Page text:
Even before Gutenberg invented the printing press, books were being, written, painted and bound for hundreds of years. Books were made of stretched parchment and bound by sewing. The tradesmen of the middle ages, Coopers, Harpoon Makers, etc. are long gone but the Bookbinder is still around.
I just visited an exhibition at The Metropolitan Museum of Art: “The Art of Illumination: The Limbourg Brothers and the Belles Heures of Jean de France, Duc de Berry.” Books of the Hours were prayer books written and drawn for wealthy laymen. This is a fine example of just such a book. It is normally on Display at The Cloisters, a branch of The Metropolitan Museum of Art. At the Cloisters, the book is bound, here it is unbound so each page can be viewed.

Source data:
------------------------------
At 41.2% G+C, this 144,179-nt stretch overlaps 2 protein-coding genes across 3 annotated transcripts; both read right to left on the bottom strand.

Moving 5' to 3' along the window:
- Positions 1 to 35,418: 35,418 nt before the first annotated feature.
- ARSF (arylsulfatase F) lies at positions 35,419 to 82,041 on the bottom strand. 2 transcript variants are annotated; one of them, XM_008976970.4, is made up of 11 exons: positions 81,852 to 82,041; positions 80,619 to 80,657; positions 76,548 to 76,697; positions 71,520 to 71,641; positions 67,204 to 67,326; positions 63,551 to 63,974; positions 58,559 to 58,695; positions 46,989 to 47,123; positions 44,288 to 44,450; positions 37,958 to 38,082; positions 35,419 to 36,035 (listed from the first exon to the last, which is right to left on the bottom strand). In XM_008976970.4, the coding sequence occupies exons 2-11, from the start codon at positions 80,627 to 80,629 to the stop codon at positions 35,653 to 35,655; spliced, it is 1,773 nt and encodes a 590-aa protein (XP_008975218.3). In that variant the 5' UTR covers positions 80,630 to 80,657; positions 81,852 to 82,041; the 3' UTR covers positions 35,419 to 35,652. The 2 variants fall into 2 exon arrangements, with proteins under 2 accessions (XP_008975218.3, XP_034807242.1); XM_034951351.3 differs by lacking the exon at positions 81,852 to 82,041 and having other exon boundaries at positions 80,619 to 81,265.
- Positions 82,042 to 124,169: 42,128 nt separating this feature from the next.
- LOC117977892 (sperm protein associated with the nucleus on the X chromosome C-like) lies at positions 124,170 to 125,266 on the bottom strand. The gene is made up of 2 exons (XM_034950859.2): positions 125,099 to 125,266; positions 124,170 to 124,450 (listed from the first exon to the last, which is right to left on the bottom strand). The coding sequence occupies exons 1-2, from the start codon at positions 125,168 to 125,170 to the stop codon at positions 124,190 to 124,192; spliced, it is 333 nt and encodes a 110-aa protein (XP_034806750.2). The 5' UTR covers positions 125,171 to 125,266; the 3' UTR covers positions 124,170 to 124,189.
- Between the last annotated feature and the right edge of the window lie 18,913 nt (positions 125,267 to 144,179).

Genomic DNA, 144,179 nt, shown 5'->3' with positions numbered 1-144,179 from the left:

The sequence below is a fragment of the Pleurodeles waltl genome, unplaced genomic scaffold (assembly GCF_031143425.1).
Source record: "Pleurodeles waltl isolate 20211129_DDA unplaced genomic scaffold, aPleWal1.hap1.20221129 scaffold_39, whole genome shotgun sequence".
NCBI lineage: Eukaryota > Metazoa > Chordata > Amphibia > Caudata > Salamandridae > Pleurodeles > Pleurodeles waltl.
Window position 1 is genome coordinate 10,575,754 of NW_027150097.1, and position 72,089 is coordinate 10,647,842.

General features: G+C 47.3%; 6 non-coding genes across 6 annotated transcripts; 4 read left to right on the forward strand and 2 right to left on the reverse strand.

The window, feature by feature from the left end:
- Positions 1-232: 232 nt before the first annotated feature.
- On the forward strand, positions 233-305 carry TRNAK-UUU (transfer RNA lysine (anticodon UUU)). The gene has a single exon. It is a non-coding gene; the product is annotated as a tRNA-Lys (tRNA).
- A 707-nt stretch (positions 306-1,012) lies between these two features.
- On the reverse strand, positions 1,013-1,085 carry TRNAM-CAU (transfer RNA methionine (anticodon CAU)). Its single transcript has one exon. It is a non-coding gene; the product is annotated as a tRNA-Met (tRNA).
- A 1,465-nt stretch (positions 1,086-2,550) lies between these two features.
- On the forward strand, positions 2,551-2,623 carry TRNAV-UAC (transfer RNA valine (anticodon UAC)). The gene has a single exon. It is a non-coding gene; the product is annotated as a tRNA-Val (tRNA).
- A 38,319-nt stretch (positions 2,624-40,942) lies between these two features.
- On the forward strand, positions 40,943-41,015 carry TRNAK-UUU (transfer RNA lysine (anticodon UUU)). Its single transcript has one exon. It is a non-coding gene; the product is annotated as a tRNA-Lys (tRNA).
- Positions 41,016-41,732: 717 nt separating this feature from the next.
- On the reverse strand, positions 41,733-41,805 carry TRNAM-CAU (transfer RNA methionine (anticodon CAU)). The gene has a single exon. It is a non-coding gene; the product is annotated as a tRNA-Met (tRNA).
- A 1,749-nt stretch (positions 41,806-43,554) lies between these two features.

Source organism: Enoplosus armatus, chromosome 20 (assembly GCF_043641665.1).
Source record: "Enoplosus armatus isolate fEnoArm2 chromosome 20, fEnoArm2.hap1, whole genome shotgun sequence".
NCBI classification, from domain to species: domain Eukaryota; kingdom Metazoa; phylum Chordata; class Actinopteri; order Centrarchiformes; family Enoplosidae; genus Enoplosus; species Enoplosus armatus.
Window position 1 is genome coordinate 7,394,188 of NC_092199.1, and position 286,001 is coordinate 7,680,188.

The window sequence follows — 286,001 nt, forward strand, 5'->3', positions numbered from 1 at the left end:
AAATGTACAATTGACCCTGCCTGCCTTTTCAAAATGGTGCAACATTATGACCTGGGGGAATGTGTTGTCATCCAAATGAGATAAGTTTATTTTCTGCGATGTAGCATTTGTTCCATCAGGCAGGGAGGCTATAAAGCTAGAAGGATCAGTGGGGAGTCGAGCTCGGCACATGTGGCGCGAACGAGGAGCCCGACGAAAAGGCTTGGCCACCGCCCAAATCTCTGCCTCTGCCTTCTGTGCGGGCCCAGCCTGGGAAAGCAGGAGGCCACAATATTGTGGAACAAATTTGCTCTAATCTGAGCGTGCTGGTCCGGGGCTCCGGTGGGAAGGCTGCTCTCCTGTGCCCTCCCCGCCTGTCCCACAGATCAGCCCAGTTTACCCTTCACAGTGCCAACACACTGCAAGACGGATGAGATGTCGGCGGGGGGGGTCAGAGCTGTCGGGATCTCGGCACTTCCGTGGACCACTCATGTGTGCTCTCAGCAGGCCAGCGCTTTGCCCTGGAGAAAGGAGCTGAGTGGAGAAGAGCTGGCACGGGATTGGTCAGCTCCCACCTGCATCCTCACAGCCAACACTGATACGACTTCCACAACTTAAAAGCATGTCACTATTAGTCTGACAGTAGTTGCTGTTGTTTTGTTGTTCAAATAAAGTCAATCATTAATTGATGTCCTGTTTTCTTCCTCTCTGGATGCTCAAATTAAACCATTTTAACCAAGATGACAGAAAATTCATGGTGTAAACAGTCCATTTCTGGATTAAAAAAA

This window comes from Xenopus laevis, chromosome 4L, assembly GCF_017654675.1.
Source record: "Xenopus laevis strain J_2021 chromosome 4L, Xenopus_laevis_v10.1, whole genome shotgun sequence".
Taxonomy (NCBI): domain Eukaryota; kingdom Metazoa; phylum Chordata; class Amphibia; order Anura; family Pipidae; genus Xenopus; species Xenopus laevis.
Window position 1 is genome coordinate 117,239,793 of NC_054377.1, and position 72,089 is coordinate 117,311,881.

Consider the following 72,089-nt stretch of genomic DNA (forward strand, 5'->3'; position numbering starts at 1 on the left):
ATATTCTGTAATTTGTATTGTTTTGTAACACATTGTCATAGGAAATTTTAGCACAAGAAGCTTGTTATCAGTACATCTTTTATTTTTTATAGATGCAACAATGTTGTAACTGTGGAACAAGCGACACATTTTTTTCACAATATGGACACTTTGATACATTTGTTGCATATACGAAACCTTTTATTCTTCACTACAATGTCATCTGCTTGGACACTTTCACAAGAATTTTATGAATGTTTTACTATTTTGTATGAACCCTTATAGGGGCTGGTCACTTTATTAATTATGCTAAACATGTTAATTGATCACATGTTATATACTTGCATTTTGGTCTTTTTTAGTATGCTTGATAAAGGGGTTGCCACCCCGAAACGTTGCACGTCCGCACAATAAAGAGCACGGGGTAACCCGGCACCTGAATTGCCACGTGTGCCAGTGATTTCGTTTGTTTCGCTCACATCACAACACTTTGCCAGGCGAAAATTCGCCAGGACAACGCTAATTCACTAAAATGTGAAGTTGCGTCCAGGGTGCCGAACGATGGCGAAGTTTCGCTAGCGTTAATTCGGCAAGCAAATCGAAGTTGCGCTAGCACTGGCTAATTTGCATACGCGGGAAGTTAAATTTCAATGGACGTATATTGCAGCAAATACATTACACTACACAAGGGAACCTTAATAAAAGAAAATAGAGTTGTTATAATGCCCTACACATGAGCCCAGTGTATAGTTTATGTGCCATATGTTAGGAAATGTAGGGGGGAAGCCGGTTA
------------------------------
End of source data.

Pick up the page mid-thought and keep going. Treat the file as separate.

Also being shown was a short film made by the Getty museum for their current exhibition “The Making of a Medieval Book.” It seems that the medieval bookbinder bound books much in the same way that hard cover book binders bind books today. Once the writing and illuminating had been completed, the parchment sheets were folded and nested into groups called gatherings. The gatherings were ordered in their proper sequence and sewn together onto cords or leather thongs that served as supports. These gatherings were the forerunner of the signature.
It was a marvelous show and the illuminations are strikingly well preserved. But if you can’t make it to New York, visit the Met’s web site to see what is in the exhibition: http://blog.metmuseum.org/artofillumination/about-the-exhibition/
Further explanation and a video can be seen here: http://www.getty.edu/art/exhibitions/making/